ELO Touch Solutions, which is backed by private equity firm The Gores Group, used an equity cure in the recent reporting period.
As a result, Standard & Poor’s revised the company’s outlook to negative, from stable, on May 28. The ratings agency affirmed the company’s CCC+ corporate rating at the same time.
“The outlook revision reflects Elo’s use of an equity cure in the second fiscal quarter of 2015, resulting from challenged performance during the first half of the year, and our view that the company will likely require additional support in the future to maintain covenant compliance,” Standard & Poor’s analyst Christian Frank said in a research note on May 28.
Standard & Poor’s also affirmed the B- rating on the company’s $175 million first-lien term loan due 2018 and its $15 million revolving credit facility due 2017. The loan has a recovery rating of 2, indicating expectations for recovery in the higher half of a 70-90% range on the debt in case of a default.
Standard & Poor’s also affirmed the CCC- issue-level rating, with a recovery rating of 6, on the company’s $85 million second-lien term loan due 2018, of which $37.5 million is outstanding. The 6 rating indicates an expected recovery of zero to 10% if the loan defaults.
Revenue is expected to decline in the mid-single digits in fiscal 2015, after growing by that degree in the fiscal year ended Sept. 31, 2014, Standard & Poor’s said in a research note.
Investment in new products is expected to weigh on margins in the 2015 fiscal year, then rebound. A stronger U.S. dollar has also hurt revenue and earnings this year, Standard & Poor’s said.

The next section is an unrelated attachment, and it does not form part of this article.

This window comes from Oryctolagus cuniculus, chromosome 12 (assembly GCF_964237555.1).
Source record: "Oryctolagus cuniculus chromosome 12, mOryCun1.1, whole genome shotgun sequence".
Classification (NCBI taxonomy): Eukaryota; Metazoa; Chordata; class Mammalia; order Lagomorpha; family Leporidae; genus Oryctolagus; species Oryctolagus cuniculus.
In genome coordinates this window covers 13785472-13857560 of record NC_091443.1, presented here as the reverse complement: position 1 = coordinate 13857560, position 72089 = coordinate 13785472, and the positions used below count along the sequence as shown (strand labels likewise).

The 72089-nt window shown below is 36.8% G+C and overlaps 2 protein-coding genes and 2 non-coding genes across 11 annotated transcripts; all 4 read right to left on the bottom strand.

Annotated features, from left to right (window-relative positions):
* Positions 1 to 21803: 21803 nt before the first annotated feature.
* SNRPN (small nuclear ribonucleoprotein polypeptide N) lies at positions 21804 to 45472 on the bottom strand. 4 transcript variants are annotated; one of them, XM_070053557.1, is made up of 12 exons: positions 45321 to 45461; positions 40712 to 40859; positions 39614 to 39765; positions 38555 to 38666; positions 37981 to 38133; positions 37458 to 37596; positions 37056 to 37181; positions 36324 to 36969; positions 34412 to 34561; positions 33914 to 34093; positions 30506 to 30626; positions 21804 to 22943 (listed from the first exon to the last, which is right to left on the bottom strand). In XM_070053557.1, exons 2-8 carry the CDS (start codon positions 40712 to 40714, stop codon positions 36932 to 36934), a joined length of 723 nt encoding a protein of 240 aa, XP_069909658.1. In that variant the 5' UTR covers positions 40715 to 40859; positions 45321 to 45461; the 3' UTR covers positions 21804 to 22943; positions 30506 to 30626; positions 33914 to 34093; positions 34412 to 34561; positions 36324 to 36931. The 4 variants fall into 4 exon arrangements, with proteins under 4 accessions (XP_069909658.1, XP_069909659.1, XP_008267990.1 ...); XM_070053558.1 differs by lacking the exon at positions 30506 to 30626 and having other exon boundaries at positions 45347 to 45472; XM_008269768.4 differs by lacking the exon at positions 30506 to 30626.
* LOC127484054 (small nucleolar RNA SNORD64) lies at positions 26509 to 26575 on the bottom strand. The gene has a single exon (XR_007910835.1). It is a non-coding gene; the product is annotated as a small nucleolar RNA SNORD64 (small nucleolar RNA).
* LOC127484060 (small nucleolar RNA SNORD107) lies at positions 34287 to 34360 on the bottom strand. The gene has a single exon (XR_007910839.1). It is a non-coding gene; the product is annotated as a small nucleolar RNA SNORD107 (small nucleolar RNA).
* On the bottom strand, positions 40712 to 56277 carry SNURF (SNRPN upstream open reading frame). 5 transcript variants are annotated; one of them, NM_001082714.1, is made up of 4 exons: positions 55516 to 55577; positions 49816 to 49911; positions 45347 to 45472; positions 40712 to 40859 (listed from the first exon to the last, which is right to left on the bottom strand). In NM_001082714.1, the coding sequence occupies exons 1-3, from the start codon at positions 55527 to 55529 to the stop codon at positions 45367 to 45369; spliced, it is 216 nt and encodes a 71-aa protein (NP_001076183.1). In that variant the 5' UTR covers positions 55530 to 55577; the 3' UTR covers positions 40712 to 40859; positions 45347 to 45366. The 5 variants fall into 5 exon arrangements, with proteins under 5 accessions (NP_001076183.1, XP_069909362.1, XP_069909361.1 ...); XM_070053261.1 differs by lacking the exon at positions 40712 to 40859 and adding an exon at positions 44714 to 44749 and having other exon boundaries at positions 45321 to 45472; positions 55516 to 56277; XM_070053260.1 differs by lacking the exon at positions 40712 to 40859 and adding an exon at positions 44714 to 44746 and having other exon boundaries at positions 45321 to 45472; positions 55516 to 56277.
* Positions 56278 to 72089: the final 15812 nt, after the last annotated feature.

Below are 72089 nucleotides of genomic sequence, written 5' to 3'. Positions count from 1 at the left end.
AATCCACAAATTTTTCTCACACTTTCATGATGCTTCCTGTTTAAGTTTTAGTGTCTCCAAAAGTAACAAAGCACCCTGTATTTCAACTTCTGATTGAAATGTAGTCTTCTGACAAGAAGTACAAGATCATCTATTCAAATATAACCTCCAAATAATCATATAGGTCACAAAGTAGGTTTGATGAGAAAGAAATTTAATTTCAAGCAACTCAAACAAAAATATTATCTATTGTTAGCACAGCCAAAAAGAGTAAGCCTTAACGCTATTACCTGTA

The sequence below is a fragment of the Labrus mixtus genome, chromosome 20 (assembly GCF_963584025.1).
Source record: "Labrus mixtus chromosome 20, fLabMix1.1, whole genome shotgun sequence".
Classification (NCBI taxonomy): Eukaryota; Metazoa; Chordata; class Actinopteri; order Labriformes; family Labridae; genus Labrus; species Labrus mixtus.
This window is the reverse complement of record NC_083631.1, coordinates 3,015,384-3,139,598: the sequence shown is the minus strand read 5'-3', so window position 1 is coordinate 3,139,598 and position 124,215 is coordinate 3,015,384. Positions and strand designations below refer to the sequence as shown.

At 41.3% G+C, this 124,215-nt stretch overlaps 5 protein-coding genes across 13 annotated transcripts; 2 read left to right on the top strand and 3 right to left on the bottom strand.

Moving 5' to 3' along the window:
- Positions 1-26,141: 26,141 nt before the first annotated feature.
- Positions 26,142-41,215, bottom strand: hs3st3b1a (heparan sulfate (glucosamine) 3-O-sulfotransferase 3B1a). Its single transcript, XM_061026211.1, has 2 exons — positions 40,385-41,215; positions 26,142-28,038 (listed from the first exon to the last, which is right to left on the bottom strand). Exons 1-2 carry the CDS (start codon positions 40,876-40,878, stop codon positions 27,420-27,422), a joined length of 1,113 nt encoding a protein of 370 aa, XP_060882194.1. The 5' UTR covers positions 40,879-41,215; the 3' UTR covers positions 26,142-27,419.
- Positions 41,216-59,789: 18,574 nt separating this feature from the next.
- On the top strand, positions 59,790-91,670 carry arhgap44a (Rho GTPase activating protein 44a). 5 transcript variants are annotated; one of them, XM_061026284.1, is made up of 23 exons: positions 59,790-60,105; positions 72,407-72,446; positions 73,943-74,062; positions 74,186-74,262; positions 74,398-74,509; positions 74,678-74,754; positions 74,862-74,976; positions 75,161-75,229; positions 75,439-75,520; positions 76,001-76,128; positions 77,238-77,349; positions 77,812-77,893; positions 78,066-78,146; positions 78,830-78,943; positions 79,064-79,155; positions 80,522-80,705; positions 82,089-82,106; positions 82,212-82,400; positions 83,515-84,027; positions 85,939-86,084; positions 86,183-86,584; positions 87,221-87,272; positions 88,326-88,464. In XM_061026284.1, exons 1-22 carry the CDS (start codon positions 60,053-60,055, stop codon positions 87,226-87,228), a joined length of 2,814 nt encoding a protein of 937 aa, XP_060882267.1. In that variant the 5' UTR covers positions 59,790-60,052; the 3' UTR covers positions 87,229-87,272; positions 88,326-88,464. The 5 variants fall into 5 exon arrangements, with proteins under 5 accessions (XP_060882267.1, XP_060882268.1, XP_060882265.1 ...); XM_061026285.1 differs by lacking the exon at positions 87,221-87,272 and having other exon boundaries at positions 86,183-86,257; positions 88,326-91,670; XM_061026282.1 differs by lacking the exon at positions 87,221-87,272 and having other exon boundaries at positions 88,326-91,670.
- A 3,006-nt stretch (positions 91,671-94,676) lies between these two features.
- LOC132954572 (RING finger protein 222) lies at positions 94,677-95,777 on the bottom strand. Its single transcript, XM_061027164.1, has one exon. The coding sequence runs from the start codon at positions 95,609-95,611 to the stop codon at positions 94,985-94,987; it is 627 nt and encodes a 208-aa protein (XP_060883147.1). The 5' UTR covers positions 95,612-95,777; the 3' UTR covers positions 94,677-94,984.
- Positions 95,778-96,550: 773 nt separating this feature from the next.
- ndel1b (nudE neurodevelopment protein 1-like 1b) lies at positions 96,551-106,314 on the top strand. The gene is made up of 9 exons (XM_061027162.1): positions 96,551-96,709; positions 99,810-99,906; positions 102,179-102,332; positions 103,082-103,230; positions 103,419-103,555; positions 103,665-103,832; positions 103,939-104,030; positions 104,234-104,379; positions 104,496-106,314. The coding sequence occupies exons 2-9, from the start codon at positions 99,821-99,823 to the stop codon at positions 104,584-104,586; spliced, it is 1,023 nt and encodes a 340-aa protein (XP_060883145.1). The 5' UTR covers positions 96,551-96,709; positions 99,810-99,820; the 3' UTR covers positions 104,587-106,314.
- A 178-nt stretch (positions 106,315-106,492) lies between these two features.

New products will probably help leverage, which is expected “increase modestly” this year from the low-5x area as of March 27, 2015. That level is down from an 8x peak as of June 28, 2013, Standard & Poor’s said.
“We believe that ELO’s new point-of-sale, digital signage, and touch screen component products could result in revenue growth over the next few quarters,” said S&P analyst Frank. “In the longer term, we believe that the company’s financial sponsor ownership will likely preclude sustained leverage reduction.”
Investors received allocations of a $260 million first- and second-lien financing backing the Gores Group’s $380 million purchase of ELO Touch Solutions in June 2012. Arrangers were Credit Suisse and Goldman Sachs.
The deal was structured as a $175 million, six-year first-lien term loan, which was issued at 96 and priced at L+650 (1.5% LIBOR floor), and a $85 million second-lien term loan, which was also issued at 96, with pricing of L+1,050 (1.5% floor). At issuance, corporate ratings were B/B2.
Moody’s has since downgraded the company to Caa1.
ELO Touch Solutions, based in Milpitas, Calif., supplies touch screens, touch monitors, and all-in-one touch computers. – Abby Latour